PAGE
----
Paradise: Love


Original Title: Paradies: Liebe
Release date: 
August 16, 2012
Director: Ulrich Seidl
Screenplay by: Ulrich Seidl, Veronika Franz
Cast: Margarete Tiesel, Peter Kazungu, Inge Maux

The relationship between older women and younger men is one not often explored outside of scandal and romantic comedy. Ulrich Seidl, in a film that is both depressing and strangely amusing, gives a whole new look at these older women who long for the paradise that is a young man’s love.

Paradise: Love, the first film in Seidl’s Paradise trilogy, introduces us to Teresa (Tiesel), a middle-aged Austrian woman about to embark on a trip to Kenya with some friends. There’s something almost refreshing about this woman who doesn’t seem to have any shame in not having your typical Hollywood body type, but her personality is something that needs work. Teresa and her friends are all about casual racism to the point where they sit at a bar, not even ten feet away from their African bartender, and talk about the scene and taste of a black man’s skin and how it’s reminiscent of coconut.

And that’s where Ulrich Seidl and Veronika Franz shine: addressing racism, sex, and the power of the unsettling. It’s a film about exploitation through and through, as Teresa’s journey devolves into the business of “love” in her experiences with the men from Kenya. Sex under the guise of love is central, and Teresa isn’t one to rush into it, but once “love” takes hold of her, she is easy to manipulate. She attains this feigned romance from a one night stand with an African man and in turn he coaxes her into giving his friends and family money. This is where the cycle of exploitation kicks in, with the African men controlling these same European women who long to control them.

Seidl is as unsubtle as can be in getting his themes across and his shot composition enforces that more often than not. One shot in particular splits the African men standing on the shore from the tanning Europeans with a rope and a guard, quite literally showing the split between black and white. The film looks great, especially in how natural it all feels with plenty of long takes, but there’s almost a muted sense of boredom throughout. There’s an unnecessary repetition in the way he repeats many of the events Teresa goes through and it makes the two hour length a somewhat emptier experience than the false idea of love these characters are experiencing.

These women are begging to experience something new and strange and Seidl throws that all out there by having them waddle around in the skimpiest outfits or topless looking for love with no sense of shame. Margarete Tiesel is there with him for every damn minute of it, through thick and thin, and she brings out the desperation in a character like Teresa beautifully. For all the casual racism and endlessly foolish mistakes that would normally make her an obnoxious character, she plays it in a manner where one sometimes feels sympathy for her.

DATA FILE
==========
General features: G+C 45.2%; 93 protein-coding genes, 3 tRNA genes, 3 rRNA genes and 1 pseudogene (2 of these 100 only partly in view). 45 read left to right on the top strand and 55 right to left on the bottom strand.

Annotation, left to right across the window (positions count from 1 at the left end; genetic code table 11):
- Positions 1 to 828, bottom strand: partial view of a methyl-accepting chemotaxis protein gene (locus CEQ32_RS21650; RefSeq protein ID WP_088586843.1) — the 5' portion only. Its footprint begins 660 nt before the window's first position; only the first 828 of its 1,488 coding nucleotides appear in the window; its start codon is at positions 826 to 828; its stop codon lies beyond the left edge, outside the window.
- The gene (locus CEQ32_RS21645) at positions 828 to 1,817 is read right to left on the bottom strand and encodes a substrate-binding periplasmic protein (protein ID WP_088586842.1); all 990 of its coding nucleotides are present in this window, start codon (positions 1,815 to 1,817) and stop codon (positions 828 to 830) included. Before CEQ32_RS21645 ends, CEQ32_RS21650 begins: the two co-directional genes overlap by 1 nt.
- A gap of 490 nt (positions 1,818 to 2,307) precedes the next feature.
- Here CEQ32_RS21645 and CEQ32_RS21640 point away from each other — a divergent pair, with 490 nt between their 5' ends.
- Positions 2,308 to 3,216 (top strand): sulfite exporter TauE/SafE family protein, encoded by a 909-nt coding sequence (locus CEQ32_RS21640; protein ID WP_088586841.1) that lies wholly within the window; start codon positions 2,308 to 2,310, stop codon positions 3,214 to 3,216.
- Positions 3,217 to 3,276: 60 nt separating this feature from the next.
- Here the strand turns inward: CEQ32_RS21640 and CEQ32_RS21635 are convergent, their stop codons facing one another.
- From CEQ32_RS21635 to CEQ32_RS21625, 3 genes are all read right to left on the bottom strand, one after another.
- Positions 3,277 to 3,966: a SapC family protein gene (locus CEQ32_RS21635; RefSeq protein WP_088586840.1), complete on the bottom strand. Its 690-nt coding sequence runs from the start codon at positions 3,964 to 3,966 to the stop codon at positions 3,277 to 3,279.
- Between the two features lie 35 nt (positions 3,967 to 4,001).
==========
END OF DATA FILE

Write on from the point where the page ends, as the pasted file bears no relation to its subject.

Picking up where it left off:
Uncomfortable laughter might kick in at more than one point as one watches the events in Paradise: Love unfold, and Seidl’s lack of subtlety is exactly why that happens. In a film all about exploitation, it would make no sense for all of these actors and actress to keep their bodies hidden. This abundance of nudity and sex is completely necessary, whether or not anyone actually wants to see it. Nothing quite beats the climax though, in which Teresa and her friends practically abuse a boy for hire all for the sake of seeing who can give him an erection.

As unappealing to watch as many of the scenes in Ulrich Seidl’s Paradise: Love are, it’s a nice kick off to a trilogy that will hopefully continue to be an interesting exploration of humanity’s longing for some semblance of passion.

Rating: ★★★¾☆ 

Juan Barquin

Just yer average twenty-something college student with no time on his hands who ends up watching (and writing) too many movies and shows for his own good.

3 Responses

  1. amy says:

    Is this some form of white people’s guilt exploitation film?

    • Juan Barquin says:

      @amy, Not really? I mean, it’s more of a look at how people mutually exploit each other and how desperation sort of breeds the possibility of being manipulated by others.

      • amy says:

        @Juan Barquin, I get that somehow, but for most of the film it felt like it was saying “look at this clueless woman, her kid is uninterested (and has a high chance of ending up like her), and can’t even figure out how to take a photo of a monkey” then she meets (or is introduced to) that woman, who really is the one who is more eager to exploit the black men she meets.

        The other woman has no problem sleeping with the guy and giving him the scooter, but Teresa wants to be wooed. She can’t sleep with the first guy because she knows how she’s doing it, then comes Munga who does woo her, and she falls for it. Then he tries to coax her to give him money, and she does.

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